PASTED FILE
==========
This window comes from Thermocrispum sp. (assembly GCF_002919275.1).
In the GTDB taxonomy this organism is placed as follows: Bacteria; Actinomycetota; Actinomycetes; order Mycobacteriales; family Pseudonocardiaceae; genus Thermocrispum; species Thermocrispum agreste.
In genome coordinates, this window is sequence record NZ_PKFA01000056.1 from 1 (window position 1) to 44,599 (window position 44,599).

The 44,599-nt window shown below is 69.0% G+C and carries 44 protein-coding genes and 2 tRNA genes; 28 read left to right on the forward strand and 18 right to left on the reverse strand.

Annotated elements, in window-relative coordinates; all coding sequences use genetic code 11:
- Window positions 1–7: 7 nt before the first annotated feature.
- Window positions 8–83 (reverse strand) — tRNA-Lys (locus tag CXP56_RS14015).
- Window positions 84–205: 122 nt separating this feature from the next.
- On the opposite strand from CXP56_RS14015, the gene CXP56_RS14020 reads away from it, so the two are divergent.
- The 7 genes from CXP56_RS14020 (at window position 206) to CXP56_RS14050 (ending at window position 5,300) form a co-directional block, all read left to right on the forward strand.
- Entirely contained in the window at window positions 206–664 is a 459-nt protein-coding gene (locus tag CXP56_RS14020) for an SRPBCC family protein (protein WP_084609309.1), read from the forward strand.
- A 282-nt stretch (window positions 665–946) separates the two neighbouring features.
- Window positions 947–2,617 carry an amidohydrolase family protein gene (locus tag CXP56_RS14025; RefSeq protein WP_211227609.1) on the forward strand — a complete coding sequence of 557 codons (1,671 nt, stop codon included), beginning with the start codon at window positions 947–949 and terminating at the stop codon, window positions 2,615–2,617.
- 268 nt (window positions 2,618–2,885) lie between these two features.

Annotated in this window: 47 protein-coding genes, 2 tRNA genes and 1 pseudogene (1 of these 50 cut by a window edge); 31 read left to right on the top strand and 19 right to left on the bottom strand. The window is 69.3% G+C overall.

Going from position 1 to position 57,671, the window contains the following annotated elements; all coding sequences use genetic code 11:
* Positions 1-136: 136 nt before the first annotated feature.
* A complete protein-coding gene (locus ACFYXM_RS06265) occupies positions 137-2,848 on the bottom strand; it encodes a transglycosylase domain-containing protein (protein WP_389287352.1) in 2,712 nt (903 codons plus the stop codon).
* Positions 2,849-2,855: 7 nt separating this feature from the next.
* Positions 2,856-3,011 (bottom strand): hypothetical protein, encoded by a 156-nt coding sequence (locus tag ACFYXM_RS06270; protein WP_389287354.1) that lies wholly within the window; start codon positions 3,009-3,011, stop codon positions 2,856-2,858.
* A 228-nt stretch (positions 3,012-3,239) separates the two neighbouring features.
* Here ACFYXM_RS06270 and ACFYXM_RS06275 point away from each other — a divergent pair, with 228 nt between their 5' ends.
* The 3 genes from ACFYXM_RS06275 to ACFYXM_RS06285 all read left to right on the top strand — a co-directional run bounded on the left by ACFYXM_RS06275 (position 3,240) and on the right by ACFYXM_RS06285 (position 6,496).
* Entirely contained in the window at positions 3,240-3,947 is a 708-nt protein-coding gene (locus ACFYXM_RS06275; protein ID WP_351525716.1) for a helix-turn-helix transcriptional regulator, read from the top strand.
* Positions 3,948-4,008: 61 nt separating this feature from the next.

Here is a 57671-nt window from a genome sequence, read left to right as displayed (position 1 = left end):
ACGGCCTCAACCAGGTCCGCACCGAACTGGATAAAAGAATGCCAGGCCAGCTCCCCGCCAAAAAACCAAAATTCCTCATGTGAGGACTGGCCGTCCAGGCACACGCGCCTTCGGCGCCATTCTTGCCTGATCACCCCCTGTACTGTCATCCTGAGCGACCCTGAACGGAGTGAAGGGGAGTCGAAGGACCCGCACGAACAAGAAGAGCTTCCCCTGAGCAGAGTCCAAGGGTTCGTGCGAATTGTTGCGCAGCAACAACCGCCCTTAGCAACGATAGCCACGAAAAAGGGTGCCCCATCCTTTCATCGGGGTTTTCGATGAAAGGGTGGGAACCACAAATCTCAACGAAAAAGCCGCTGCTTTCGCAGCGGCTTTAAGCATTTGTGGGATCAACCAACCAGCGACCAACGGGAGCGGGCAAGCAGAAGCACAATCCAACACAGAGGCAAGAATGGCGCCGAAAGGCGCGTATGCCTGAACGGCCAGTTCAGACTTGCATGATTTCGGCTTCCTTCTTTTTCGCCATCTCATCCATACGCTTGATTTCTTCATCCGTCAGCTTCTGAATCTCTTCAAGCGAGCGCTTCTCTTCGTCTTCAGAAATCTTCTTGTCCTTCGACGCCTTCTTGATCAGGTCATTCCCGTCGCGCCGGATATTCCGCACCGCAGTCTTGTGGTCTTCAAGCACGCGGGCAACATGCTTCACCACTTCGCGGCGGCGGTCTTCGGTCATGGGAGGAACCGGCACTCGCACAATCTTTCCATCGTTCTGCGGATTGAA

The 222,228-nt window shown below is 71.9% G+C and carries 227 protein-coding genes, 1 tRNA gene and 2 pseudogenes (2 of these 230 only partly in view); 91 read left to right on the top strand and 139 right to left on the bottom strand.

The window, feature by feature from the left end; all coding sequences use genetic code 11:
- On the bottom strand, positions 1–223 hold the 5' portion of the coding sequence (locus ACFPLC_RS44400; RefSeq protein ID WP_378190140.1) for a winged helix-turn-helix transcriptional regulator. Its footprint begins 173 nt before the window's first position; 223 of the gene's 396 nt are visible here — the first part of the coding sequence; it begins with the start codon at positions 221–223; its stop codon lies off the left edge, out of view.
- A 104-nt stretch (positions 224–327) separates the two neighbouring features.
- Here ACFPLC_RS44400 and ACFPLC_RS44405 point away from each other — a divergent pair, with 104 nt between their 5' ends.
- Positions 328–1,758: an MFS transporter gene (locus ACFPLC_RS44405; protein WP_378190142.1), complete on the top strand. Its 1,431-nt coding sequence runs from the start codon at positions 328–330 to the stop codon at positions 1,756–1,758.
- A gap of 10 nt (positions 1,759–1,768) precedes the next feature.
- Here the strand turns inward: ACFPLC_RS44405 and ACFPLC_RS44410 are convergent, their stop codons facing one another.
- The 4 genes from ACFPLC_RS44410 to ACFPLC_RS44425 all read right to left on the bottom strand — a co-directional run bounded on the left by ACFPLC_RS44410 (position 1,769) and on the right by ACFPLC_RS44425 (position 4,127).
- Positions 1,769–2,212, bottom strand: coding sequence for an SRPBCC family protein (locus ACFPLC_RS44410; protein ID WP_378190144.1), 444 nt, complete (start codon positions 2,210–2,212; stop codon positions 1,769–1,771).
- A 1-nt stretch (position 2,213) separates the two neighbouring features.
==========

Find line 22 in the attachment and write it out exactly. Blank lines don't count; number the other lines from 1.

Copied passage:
* Here ACFYXM_RS06270 and ACFYXM_RS06275 point away from each other — a divergent pair, with 228 nt between their 5' ends.